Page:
Venice: July 1532

Calendar of State Papers Relating To English Affairs in the Archives of Venice, Volume 4, 1527-1533. Originally published by Her Majesty's Stationery Office, London, 1871.

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'Venice: July 1532', in Calendar of State Papers Relating To English Affairs in the Archives of Venice, Volume 4, 1527-1533, ed. Rawdon Brown( London, 1871), British History Online [accessed 14 July 2024].

'Venice: July 1532', in Calendar of State Papers Relating To English Affairs in the Archives of Venice, Volume 4, 1527-1533. Edited by Rawdon Brown( London, 1871), British History Online, accessed July 14, 2024,

"Venice: July 1532". Calendar of State Papers Relating To English Affairs in the Archives of Venice, Volume 4, 1527-1533. Ed. Rawdon Brown(London, 1871), , British History Online. Web. 14 July 2024.

July 1532

July 2. Sanuto Diaries, v. lvi. p. 324. 784. Marco Antonio Contarini to the Signory.
In the Diet of Nuremberg it has been decided that the Lutherans are to live without molestation usque ad faturum concilium. For this concession, the Lutheran Princes will contribute to the succour against the Turks, and the four principal towns, Ulm, Nuremberg, Augsburg, and Strasburg, as well as the others, will give more than the subsidy assigned them.
Ratisbon, 2nd July. Registered by Sanuto 17th July.
July 7. Sanuto Diaries, v. lvi. p. 318. 785. Advices received at the German Warehouse.
The Lutherans at the Diet of Nuremberg have made an agreement with the Emperor thus: they are to retain their religion (fede) for two years; the Emperor promising them a Council General, which is to be summoned within a year, and to assemble in the course of the second year. Should the Pope choose to be present, the Council to be general; if not, it is to be a national Council. On these conditions they will give the Emperor assistance against the Turk.
Augsburg, 7th July. Registered by Sanuto 13th July.
July 10. Sanuto Diaries, v. lvi. p. 355. 786. Carlo Capello to the Signory.
On the 6th received the Signory's missives of the 2nd and 8th June, with the advices of Turkish affairs, which had arrived in England a week previously by way of Rome. Sent to communicate these news to the King, as he (Capello) was indisposed.
His Majesty is carefully fortifying the Tower of London; there are about 1,000 men at work there daily, under the direction of Sir William Kingston; they are gradually destroying the old walls and rebuilding them.
Yesterday the King quitted Waltham and went to Risdon (sic) 19 miles from London. He will proceed, hunting and amusing himself, as far as Nourgam (sic) [Nottingham?], 124 miles (sic) hence; and then return by another road, at the end of September. He is accompanied solely by the French ambassador. He is in constant and hourly expectation of the reply from France; and here it is said publicly, that the Kings of England and France have an understanding with the Lord Turk, and are making secret preparations.
On the 5th instant here, in London, a priest was hanged, having been first drawn through the town at a horse's tail, for having clipped the King's coin. Thirty women besought the King to pardon him, but were refused. The fact is very remarkable, as he was put to death without being degraded, contrary to the will of the Bishop; a thing, they say, never done in this island since it embraced Christianity.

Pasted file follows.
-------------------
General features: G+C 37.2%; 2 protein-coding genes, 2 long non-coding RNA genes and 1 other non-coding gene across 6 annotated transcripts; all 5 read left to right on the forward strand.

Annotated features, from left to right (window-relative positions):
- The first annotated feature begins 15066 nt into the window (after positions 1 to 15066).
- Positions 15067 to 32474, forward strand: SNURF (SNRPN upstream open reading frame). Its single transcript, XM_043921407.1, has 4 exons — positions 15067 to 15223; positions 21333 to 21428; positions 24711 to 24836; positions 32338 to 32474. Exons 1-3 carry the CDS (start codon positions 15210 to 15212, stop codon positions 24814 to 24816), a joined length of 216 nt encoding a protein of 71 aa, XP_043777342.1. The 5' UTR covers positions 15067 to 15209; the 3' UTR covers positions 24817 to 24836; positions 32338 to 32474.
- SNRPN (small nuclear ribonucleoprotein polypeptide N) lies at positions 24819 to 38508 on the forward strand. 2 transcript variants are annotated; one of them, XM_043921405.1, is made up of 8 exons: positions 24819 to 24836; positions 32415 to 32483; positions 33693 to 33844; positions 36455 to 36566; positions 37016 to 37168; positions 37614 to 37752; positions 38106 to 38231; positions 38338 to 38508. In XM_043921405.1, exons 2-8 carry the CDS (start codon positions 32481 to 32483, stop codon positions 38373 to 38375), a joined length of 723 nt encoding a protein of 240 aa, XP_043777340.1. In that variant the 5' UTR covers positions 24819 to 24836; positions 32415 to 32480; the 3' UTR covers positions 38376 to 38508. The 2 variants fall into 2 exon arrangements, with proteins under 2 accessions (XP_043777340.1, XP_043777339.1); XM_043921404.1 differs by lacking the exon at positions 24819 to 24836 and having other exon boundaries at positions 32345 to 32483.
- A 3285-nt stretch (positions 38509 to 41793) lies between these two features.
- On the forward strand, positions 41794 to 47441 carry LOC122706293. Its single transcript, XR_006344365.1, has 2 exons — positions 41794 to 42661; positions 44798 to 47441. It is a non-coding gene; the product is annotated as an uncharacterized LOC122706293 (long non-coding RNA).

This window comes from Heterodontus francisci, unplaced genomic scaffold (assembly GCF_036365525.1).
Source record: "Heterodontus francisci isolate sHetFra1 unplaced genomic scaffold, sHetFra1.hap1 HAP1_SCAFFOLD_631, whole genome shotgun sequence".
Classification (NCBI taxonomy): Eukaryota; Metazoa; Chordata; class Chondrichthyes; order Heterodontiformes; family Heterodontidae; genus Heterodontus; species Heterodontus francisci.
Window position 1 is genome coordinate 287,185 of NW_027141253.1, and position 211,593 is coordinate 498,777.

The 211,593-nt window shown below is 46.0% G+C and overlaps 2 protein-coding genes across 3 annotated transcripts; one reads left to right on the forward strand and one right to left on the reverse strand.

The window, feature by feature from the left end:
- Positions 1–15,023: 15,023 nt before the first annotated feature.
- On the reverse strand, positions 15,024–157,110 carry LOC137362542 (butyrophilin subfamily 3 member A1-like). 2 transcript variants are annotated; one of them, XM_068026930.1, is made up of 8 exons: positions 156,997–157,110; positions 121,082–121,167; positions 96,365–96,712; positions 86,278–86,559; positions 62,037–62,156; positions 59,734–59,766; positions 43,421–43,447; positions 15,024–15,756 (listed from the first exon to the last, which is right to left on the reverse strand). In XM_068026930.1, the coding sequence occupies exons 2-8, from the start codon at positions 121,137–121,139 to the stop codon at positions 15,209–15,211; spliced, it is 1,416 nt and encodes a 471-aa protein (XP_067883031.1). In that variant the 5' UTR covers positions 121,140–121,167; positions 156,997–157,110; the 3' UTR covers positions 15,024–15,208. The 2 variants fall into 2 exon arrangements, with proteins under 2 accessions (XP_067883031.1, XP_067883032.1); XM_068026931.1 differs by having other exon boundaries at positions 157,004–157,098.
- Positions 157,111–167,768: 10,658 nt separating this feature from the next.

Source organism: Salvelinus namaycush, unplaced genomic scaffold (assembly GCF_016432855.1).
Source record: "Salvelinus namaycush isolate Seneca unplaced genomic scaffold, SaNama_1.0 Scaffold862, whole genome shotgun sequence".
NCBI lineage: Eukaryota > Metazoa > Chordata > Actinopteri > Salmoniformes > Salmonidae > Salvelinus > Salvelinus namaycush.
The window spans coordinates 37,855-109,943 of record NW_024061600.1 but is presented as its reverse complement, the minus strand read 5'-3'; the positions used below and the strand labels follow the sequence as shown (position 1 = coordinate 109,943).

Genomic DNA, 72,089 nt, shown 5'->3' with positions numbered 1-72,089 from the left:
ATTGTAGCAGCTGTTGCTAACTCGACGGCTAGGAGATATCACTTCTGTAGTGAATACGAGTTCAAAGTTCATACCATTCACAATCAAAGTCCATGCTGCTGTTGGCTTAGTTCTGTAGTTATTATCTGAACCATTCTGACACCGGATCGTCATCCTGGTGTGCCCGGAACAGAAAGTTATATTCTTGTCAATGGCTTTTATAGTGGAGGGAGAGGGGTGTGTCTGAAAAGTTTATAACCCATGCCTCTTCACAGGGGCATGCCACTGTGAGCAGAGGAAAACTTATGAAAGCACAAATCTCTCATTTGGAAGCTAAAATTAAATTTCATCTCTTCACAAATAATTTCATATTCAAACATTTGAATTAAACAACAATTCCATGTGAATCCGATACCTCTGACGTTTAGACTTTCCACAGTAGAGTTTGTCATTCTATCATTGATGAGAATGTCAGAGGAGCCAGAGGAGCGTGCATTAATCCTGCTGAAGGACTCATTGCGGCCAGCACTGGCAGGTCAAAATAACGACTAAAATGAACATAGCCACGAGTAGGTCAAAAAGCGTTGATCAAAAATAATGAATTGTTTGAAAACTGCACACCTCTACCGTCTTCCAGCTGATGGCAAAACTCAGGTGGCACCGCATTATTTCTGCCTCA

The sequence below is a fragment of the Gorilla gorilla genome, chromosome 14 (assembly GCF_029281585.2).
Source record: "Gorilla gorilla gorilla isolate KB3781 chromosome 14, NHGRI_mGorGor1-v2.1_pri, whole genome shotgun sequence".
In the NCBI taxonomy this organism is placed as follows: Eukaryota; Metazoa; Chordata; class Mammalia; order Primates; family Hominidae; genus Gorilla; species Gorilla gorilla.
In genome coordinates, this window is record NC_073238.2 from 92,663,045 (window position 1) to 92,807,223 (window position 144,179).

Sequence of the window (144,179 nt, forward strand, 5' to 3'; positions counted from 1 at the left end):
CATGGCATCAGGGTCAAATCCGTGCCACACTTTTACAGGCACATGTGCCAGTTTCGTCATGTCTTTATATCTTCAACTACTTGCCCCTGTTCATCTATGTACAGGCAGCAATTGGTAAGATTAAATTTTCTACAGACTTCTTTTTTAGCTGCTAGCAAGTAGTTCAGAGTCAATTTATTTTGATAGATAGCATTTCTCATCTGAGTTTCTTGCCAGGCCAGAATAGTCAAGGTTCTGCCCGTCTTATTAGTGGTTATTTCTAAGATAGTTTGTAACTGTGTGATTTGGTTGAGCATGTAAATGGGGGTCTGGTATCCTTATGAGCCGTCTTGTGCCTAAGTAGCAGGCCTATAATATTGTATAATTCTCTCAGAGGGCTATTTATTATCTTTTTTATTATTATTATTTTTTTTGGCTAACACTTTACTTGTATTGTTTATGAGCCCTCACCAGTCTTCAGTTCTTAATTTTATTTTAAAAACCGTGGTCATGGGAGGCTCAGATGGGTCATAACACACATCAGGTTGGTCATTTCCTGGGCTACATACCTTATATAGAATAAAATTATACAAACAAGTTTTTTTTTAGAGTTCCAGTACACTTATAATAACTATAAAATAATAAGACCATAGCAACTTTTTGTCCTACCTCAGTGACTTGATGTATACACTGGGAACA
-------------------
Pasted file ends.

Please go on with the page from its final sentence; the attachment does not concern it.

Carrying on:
London, 10th July. Registered by Sanuto 22nd July.
July 12. Sanuto Diaries, v. lvi. p. 380. 787. Ricio and Panizoni, Milanese Secretaries, to the Duke of Milan.
The people of Strasburg, who have hitherto adhered to the Zuinglian doctrine, have joined the Lutheran towns and Princes against the Turk, giving them 1,000 infantry and 200 horse at their own cost. Their doctors, including Capitano (sic) and Bucer, coincide with the Lutherans about the Sacrament, and will allow every one to communicate under both forms or under one, according to the dictates of their consciences. This result has not pleased the doctors of Zurich, from fear lest worse follow. The Anabaptists multiply in many of the Swiss cantons, especially in Berne, and to apply a remedy (besides having drowned six persons here, viz., four men and two women), the Bernese Government consented to have a conference held at Zostinghera (sic) [Zoffingen ?], which was attended by the Bernese doctors and many of the Anabaptist leaders. The conference lasted 12 days, and the Anabaptists alleged many authentic reasons in favour of their opinion, but were unable to confute the arguments alleged against them by the doctors of Berne; so it was settled that the parties should abide the decision of the Government of Berne, which will soon be proclaimed. The affairs of the Christian faith cannot but proceed favourably, having such worthy and learned judges.
Baden (in Switzerland), 12th July. Registered by Sanuto 30th July.
July 20. Sanuto Diaries, v. lvi. p. 461. 788. Carlo Capello to the Signory.
On the 14th instant the King received letters, dated the 5th, from his ambassador with the Emperor, Dr. Solemer (sic), full of loving expressions about the divorce, and requesting assistance against the Turk. It is supposed that the King will not reply until he has communicated with France.
His Majesty is at a distance of 40 miles from London, and will apparently not move to any great distance thence. He is amassing money, and hastening the fortification of the Tower of London.
Bequests the appointment of his successor, that he may return home for the education of his children.
London, 20th July. Registered by Sanuto 26th August.
July 21. Sanuto Diaries, v. lvi. (fn. 1) 789. Bull of Clement VII. for John Scott, Layman of the Diocese of Glasgow. (fn. 2)